Wednesday, April 01, 2015

Following the 10th Armored (23): March Ends

This is part of a series following my father's 10th Armored Division in World War II seventy years ago. He was a medic with the 80th Medical Battalion assigned to the 10th Armored, part of Patton’s Third Army.

After Action Report
80th Medical Battalion
10th Armored Division
1 March - 31 March 1945

There were 32 officers and 367 enlisted men. During the month none of the battalion was killed and three were wounded while one was reported missing. Thirty-five reinforcements were assigned.

At all three clearing stations of the battalion in March 1945 there were:

2741 admissions
355 were returned to duty
23 died in the stations
2381 were transferred and
5 remained in station on 31 March

These numbers were significantly higher than February. Since we don't have After Action Reports for December and January, the months of the Battle of the Bulge, we can't compare to that period, but the high activity in March including the final capture of Trier, clearing the Wittlich corridor and the Race to the Rhine caused significant more activity on certain days. Overall, they had over 1300 admissions from 1 March to 9 March (145/day)and 357 on 21 - 22 March. These 11 days accounted for more than 60% of all admissions for the month.

Than an Army Ambulance Company be attached to each Armored Division to insure constant, continuous and efficient third echelon evacuation at all times. An Armored Division such as this one can expect to be transferred between Corps of an Army and between Armies such as we have been during the past six months. Each such transfer has resulted in a confused third echelon evacuation system for several days after the transfer.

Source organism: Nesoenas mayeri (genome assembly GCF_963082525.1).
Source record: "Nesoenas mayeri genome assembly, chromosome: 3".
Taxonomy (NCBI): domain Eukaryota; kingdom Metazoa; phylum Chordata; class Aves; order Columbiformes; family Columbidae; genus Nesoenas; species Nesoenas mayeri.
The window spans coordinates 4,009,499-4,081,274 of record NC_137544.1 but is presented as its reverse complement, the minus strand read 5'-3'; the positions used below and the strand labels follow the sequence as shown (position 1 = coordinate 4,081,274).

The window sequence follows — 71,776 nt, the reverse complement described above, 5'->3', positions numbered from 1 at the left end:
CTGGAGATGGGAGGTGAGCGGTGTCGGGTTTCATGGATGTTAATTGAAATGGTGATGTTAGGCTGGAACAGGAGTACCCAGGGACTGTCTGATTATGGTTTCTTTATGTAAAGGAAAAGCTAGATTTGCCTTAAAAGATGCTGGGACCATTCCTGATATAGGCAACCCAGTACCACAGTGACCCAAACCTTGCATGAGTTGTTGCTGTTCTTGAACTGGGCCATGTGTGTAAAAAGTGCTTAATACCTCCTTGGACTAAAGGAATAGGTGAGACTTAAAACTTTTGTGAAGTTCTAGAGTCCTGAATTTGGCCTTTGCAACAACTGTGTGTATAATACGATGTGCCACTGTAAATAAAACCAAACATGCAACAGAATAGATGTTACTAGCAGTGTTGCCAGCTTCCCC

Fredrick D. Loomis
Captain, MAC.,
Battalion S-3

This recommendation, of course, was based on the several changes between the Third and Seventh Armies by the 10th Armored Division as well as working with other corps within the Armies. That old problem of the "fog of war" is one that is hard to overcome. In the heat of action and quickly changing situations, the ability to be efficient is obviously seriously impacted.

For me, as a lifelong civilian, that is part of what we seldom see in the movies or on TV. I keep referring back to last year's excellent WW 2 Movie, Fury, which was set in these late months of World War II with an Armored Division like the Tigers. The other great WW 2 movies such as Saving Private Ryan, The Longest Day, The Guns of Navarone and Clint Eastwood's two-parter, Flags of Our Fathers and Letters From Iwo Jima also do a very good job of showing the agony and horrors of war. But with my Dad's involvement with the 10th Armored, Fury had an immediate reality for these days for me.

While April would have its share of fighting, as we will see, on 31 March 1945 there were only 45 days left on the official days of World War II. There were six-months behind them and now, just a little less than six-months left until the Tigers would return home. But that is, as I have said before, our hindsight. I would assume the daily grind of war, the wear and tear of facing casualties, attacks and counter-attacks along with the uncertainties of what was going on beyond them had exacted a toll.